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Old 10-06-2021, 08:59 AM   #61
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While that sounds obvious, practically, it's maybe not that simple. Think of things you really enjoy - maybe cars. Do you get rid of them now so that they won't be an issue when you die? I think not. What about your collection of firearms? Do you get rid of them now or let them be handled in your estate? These and other relatively valuable possessions will eventually pass to other people to deal with. In our case, we have "possessions" with significant value in more than one state. ...
Not trying to provoke an argument here. The real world is probably a compromise. For example, I just sold about $10,000 worth of high-end target pistols. Lovely devices to own, but very specialized and not something our executor would have been able to get full value when selling. A couple of pistols and a couple of long guns still in the safe are more pedestrian devices and she should be able to get reasonable value from them. The last target pistol, a .22, I just don't want to part with so I will do what I can to point her in the right direction to get the $2K+ value for it.

I think the poster child for this issue is investment real estate. Leaving owner-managed property in an estate, especially with an amateur executor may be problematic. If the basis step-up is important, maybe a 1031 exchange for a piece of a professionally managed deal would lighten the load.
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Old 10-06-2021, 10:00 AM   #62
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I agree that one should consider disposing of some of those collectables. Of course if you are still enjoying them you should keep them, but maybe paring down a collection and will make keeping and maintaining the most favored items easier and more enjoyable.

As an example, my BIL has a large collection of sports, music and book memorabilia. He said he hoped that I and my brother will help my sister sell them when he goes. He is more than 20 years older, btw. I just kind of nodded but as I think about it, I don't sell on ebay and I don't know how to find a buyer for much of that stuff. Nor do I know how to figure out the value of some of the obscure stuff. I never said anything more, but my sister brought it up to me last month. She wants to move, so she wants him to start selling off at least some of that stuff. I gave my full support!

I've been organizing my sports card collection over the last few years. Mostly it's to display my favorite cards better, but I've also done it and documented it in a way to make it easier for my son to know what has value and what really doesn't. I gave a couple options on who to sell to and what to look for if those are no longer in business when the time comes. It's not a big deal anyway, the whole collection is probably less than $10K, but it's something. I have actually tossed some duplicates from more recent sets that have no value. That was hard for me to do, but liberating.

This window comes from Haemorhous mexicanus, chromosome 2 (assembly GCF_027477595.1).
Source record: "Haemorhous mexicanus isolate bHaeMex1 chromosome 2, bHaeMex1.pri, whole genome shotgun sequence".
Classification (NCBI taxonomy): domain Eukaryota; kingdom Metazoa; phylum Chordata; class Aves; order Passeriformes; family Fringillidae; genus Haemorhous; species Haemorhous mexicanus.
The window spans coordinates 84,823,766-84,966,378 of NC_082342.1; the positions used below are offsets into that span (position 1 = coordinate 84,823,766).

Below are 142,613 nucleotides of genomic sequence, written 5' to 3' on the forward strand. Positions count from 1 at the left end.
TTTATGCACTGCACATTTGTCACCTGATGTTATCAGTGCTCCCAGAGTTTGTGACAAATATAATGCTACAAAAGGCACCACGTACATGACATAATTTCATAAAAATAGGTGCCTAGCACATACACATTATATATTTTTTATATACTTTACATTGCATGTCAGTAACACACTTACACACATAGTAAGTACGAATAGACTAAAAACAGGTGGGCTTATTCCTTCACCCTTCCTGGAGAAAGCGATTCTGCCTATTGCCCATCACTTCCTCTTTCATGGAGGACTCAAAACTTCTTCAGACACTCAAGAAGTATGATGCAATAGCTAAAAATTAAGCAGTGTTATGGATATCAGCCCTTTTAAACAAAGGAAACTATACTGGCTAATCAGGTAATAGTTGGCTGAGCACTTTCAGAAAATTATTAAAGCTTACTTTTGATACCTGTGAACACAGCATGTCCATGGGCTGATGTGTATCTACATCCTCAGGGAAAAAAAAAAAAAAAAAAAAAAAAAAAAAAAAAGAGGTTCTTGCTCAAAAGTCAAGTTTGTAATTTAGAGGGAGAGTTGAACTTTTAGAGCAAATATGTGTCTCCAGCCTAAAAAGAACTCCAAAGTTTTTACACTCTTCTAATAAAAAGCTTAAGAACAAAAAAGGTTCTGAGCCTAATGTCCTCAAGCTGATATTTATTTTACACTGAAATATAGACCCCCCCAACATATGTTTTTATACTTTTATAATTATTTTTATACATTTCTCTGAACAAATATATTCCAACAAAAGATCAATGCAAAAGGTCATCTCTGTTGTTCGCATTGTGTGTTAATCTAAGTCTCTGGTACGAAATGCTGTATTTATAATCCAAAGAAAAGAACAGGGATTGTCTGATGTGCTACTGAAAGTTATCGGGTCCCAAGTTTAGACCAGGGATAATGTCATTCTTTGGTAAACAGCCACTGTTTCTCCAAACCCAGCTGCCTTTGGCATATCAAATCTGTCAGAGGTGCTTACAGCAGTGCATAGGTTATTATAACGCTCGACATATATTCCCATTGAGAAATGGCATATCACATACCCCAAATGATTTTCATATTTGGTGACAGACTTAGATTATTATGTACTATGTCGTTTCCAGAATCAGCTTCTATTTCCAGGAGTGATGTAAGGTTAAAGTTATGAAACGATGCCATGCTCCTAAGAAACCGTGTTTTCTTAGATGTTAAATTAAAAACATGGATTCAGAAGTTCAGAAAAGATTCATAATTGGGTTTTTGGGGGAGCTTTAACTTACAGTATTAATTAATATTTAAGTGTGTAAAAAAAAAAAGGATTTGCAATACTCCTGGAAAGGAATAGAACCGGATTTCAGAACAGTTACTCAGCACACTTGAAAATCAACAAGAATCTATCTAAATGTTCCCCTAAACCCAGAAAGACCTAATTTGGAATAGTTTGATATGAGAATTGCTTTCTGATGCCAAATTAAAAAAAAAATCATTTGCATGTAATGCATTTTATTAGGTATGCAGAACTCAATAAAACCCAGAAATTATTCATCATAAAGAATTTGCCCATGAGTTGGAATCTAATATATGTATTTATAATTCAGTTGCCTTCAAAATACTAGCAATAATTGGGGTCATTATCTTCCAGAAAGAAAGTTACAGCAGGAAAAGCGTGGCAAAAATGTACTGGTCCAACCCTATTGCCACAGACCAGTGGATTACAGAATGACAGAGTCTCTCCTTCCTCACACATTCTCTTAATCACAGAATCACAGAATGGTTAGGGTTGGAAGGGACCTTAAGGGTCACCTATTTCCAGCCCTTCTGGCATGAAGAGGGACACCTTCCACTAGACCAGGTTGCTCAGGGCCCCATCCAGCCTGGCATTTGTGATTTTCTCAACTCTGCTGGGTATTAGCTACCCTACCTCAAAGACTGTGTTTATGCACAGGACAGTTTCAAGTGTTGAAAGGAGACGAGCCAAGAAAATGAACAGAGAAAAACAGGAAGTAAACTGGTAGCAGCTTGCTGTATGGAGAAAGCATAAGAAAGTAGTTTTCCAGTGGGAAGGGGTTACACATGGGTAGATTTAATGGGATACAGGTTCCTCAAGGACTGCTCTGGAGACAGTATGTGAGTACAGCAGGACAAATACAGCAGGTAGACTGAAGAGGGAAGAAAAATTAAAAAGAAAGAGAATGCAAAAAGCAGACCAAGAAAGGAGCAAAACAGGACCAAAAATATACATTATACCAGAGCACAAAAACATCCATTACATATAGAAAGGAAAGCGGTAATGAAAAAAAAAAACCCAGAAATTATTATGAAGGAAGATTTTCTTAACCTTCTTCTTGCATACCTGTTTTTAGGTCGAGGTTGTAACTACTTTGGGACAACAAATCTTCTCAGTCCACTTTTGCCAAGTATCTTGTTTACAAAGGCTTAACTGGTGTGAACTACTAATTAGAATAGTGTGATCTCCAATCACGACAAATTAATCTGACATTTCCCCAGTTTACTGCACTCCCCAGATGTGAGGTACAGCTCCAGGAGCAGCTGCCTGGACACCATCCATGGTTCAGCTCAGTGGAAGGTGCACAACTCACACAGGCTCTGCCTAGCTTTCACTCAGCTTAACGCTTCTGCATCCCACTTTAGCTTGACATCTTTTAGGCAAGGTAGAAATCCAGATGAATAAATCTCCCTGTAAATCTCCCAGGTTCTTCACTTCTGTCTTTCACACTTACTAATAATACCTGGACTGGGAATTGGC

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Old 10-06-2021, 10:56 AM   #63
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After reading this thread about all the different between states. Sounds like the best options is to move to a state that more estate friendly and estate tax free.
Which is what we are doing. In our case we are snowbirds, going between Oregon and SoCal, so a change of primary residence is pretty minor - we spend close to 6 months in each location and changing Primary is a matter of a couple weeks extra stay, changing voter registration, driver's licenses and using different home addresses for our banks. Same health insurer both places.

I mostly agree with RunningBum - don't let the tax tail wag the life dog. In our case a fairly minimal change can result in a large benefit to our heirs.
Which ties neatly with Oldshooter's comment on rental real estate - we've been divesting of our Oregon rentals for several reasons - don't want to saddle heirs with being rental managers and doing a good job so they don't make tenant lives problematic, and getting more of our taxable estate out of Oregon to avoid extra estate taxes there. We are giving up substantial income doing that, as well as stepped up basis, but cash is so much easier to divvy up and inherit.
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Old 10-06-2021, 03:14 PM   #64
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I'll admit to at least some level of personal inertia. I hate the thought of "dealing with divesting" our stuff. Still, I'm not ready to part with everything JUST to make that final transition a bit smoother for the "executor" or whatever it's called if we choose to set up a trust. (By the way, how DOES an executor sell an antique Tiffany Style lamp that DW will NOT sell - especially when it is in the old "homestead" 5000 miles away?) "Simple" issues like that are what I'm looking at. I suppose I could simply say "When I'm dead - who cares?"